. . . the Commission does not generally find it appropriate to preempt the field regarding the interpretation of a contract, or contracts, granting voluntary recognition, unless statutory issues are presented.

As the Milwaukee Schools quote indicates, we do not "preempt the field" when disputes arise between parties as to how their unit agreement should be applied to a disputed position. Such disputes can be resolved through the grievance arbitration process and the Commission will honor the result reached unless said result contravenes the law the Commission administers. However, while we do not "preempt the field", (sic) we are an available forum for resolution of disputes as to the meaning and application of voluntary agreements regarding the scope of a bargaining unit. By making ourselves available for such dispute resolution, we advance the interests of labor peace which we are statutorily obligated to pursue and also provide the parties with a decision making body which possesses both expertise as to matters of contract interpretation and familiarity with issues of unit placement. Thus, we proceed to a consideration of the merits of dispute. (footnotes omitted)

Based upon the policy interests stated in Edgerton, we are persuaded it is appropriate to exercise our jurisdiction over the instant petition and determine the unit status of the School Psychologist.

The parties define the bargaining unit as "all professional employees excluding the administrators, substitute teachers and support staff." As the parties agree the School Psychologist is a professional employe within the meaning of the Municipal Employment Relations Act, and because there is no evidence the parties intended their contractual use of the word "professional" to differ from the statutory meaning, we are generally persuaded that the School Psychologist falls within the unit unless, as argued by the District: (1) she is an "administrator" as that term is used in the contract; or (2) there is a specific agreement between the parties to exclude her despite her professional status.

Looking first at the "administrator" argument, consideration of the history of the parties' description of their unit persuades us that the School Psychologist is not an "administrator." The 1985-1988 contract described the unit exclusions as "the superintendent, principals and all substitute teachers." The 1988-1991 contract described the unit exclusions as "the administrators, substitute teachers and support staff." There is no evidence in the record as to why the parties changed the contractual language or that they specifically discussed whether the School Psychologist (who became a District employe in 1987) was an "administrator."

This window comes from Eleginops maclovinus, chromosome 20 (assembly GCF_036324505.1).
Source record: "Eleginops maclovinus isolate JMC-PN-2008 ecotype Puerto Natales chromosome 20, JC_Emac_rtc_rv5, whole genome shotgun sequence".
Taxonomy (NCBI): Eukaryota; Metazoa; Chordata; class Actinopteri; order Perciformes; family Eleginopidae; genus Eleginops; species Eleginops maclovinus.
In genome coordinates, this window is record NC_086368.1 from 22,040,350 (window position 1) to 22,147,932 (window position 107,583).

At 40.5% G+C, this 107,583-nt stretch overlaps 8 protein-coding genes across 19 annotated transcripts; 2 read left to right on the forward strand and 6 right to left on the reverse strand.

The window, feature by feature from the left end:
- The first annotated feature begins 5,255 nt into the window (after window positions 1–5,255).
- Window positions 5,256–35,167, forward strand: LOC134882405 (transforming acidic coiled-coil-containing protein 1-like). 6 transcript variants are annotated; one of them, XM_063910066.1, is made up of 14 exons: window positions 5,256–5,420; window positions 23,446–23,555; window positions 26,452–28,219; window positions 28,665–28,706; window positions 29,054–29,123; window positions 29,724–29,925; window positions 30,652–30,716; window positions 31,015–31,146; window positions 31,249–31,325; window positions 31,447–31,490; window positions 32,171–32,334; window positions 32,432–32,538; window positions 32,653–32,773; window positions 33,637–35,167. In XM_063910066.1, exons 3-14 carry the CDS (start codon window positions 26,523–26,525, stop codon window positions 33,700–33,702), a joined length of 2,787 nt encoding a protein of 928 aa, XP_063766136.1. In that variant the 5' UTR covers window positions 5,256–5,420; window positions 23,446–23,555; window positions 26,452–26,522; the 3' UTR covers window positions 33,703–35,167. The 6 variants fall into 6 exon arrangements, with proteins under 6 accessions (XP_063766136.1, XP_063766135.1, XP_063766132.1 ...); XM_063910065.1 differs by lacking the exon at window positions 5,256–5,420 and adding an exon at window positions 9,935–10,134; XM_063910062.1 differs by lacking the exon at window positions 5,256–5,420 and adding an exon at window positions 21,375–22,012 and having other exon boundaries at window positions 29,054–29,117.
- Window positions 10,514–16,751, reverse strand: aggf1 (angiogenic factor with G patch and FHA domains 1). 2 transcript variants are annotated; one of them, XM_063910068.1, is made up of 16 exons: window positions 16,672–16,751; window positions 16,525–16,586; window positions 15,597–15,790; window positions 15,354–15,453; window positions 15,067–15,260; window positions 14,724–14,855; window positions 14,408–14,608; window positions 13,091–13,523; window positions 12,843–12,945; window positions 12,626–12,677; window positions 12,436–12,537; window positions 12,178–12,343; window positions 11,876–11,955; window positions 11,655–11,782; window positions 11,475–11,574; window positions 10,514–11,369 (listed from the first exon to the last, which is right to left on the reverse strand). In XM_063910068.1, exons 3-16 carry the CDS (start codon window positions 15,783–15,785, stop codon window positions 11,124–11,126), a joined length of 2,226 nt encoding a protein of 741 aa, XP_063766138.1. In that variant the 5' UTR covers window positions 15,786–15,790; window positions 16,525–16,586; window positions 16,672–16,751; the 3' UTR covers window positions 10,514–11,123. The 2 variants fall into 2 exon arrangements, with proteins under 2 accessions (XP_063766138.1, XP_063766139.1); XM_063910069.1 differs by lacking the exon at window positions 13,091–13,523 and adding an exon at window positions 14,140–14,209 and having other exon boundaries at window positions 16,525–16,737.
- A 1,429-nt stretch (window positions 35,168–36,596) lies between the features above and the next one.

From the evolution of the contractual language, we are persuaded the term "administrator" simply replaced the phrase "the superintendent, principals" and that the superintendent and principals are the employes excluded from the unit by the term "administrator." Thus, while the District correctly argues that the School Psychologist has some administrative duties, we do not find those duties to be a persuasive basis for concluding that the School Psychologist is an "administrator" within the meaning of the parties' agreement.

While we are not persuaded the School Psychologist is an "administrator," the parties nonetheless could have agreed to exclude the School Psychologist from the general inclusion of "all professionals" in the unit. If the facts in this case were sufficient to establish such an agreement, the District would prevail. The evidence supporting the existence of such an agreement is limited to the fact that the Association waited from 1987 to 1994 to challenge the

Psychologist's exclusion from the unit. When we balance the passage of time against the absence of any specific discussion of the Psychologist's unit status, (2) we are ultimately persuaded no exclusion agreement exists.

Thus, we conclude the general inclusion of "professionals" governs this case and the School Psychologist should be included in the unit.

Dated at Madison, Wisconsin, this 11th day of August, 1995.

WISCONSIN EMPLOYMENT RELATIONS COMMISSION

By A. Henry Hempe /s/

A. Henry Hempe, Chairperson

Herman Torosian /s/

Herman Torosian, Commissioner

Commissioner William K. Strycker did not participate.